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The End of the Desktop Era

Is it truly the end of the desktop? David Chisnall notices that his mobile phone has better specs than the desktop computer he was using a decade ago and speculates on where this trend will lead.
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The Pentium 4, in spite of its somewhat lackluster performance, is likely to be remembered as the last true desktop CPU. It was the last CPU for which the requirements presented to the engineering team were to make it run as fast as possible—and damn the power consumption.

Now, when Intel and AMD advertise new CPUs, they make claims about power consumption, not raw speed.

Since the 1GHz barrier was broken, desktop CPUs have been fast enough for a lot of users. Laptop CPUs and even GPUs are fast enough for a lot of people not to use desktops (and for some desktops, like the Mac Mini, to be built from laptop components).

The very low-power components found in PDAs are catching up. What will computing look like when a mobile phone has as much processing power as a modern computer?

The Ideal Form Factor

There are a few simple rules that, baring disruptive technologies, work well for predicting the evolution of a device. The best is that every device converges to its ideal form factor. Components that are not directly related to use interface disappear.

Consider an early PC. It had a screen, a large box containing the CPU and disk(s), and a keyboard. It might have also had a mouse.

Using this rule, we can immediately see that the CPU box would eventually vanish; the user doesn’t interact with it, and so it’s not needed. This gives us a monitor and keyboard (something, in fact, not too dissimilar to the original 1984 Mac).

The monitor is roughly cubic, but only the front is important, and so we can predict that it will shrink. Now we are left with a flat-screen connected to a keyboard and mouse. The wires from the keyboard and mouse to the screen add nothing to the user experience, so they can go, too. We are left with a thin screen, and a wireless keyboard and mouse.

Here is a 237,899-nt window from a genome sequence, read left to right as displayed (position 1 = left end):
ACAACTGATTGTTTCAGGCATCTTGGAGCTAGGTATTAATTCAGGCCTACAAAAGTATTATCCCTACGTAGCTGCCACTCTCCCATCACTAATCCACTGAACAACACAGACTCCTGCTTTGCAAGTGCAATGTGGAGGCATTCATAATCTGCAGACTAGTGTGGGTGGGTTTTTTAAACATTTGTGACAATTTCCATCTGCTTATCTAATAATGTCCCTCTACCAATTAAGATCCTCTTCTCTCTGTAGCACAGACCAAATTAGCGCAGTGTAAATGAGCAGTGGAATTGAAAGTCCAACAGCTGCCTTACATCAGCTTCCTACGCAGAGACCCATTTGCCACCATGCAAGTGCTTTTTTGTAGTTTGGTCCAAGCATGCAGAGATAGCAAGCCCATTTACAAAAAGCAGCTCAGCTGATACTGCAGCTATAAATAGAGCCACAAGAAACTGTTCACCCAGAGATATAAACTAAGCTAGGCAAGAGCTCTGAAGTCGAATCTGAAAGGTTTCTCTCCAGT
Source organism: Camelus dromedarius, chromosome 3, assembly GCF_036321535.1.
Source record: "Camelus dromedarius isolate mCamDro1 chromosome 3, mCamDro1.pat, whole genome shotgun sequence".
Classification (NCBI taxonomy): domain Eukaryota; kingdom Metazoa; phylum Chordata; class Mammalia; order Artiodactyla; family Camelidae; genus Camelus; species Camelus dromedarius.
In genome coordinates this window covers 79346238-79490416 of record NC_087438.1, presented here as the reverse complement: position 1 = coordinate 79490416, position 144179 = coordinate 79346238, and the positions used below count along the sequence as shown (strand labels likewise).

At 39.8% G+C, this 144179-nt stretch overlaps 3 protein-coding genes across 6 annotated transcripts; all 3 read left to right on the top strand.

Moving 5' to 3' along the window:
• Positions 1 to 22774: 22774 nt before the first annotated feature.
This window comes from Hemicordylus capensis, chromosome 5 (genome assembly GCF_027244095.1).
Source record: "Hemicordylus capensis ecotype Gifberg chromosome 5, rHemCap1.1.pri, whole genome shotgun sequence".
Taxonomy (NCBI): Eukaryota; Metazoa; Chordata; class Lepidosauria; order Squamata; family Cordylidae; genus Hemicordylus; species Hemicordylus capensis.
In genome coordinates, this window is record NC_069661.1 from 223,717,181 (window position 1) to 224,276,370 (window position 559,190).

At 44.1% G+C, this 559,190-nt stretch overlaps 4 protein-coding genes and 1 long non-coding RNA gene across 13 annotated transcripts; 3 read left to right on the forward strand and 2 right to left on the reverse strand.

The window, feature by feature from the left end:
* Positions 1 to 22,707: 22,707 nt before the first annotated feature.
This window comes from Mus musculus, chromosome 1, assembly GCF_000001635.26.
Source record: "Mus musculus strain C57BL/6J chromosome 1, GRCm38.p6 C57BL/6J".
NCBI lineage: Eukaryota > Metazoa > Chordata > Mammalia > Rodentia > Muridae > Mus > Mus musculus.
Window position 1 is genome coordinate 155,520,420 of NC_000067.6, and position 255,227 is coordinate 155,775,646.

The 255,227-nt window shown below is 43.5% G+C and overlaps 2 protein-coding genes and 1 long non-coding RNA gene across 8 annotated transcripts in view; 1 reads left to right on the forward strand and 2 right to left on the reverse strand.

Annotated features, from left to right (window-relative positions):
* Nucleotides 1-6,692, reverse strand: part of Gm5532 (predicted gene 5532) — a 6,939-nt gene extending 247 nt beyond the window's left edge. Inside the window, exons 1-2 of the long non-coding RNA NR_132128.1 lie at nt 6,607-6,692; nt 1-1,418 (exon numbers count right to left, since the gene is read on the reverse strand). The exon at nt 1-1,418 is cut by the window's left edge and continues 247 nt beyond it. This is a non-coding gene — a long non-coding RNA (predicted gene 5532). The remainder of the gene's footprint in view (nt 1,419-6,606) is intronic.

This prediction could have been made in the 1980s. Some of the technologies currently used to build such a machine, like Bluetooth and TFT displays, might not have been available, but the prediction is not dependent on them.

Taking this further, what is the perfect form factor for a computer? A screen that takes up the entire wall would be a good start, or even allows any flat surface to be used. I saw a system like this at Eurographics back in 2004. It had a camera attached to a projector and warped the projected image to counter the warping caused by an uneven projection surface.

While the technology was still very expensive then, it will probably be cheap enough to be mass-produced in a few years.

Many years ago, when I was learning to type, I thought speech recognition would replace keyboards in the near future. Speech recognition is now almost good enough for dictation, but still isn’t popular. Part of the reason why is because it’s very bad for entering commands and partly because learning to dictate well is almost as hard as learning to type well.

Keyboards can be made smaller for portable use by folding them up. Projection keyboards have been shown to be inferior to physical ones because they lack tactile feedback. They could be improved by some kind of haptic device, but this would be likely to encourage RSI.

In summary, keyboards are about as good as they are likely to get, and will probably not change much until someone comes up with a radically better input device.

Having removed most of the computer, we are left with something projecting images anywhere we want them in the room (maybe onto walls or desks, maybe into 3D space). The keyboard becomes wireless, as does the mouse (possibly with the addition of detecting touches to display surfaces).

This is really great while we are in the room, but what happens when we move?

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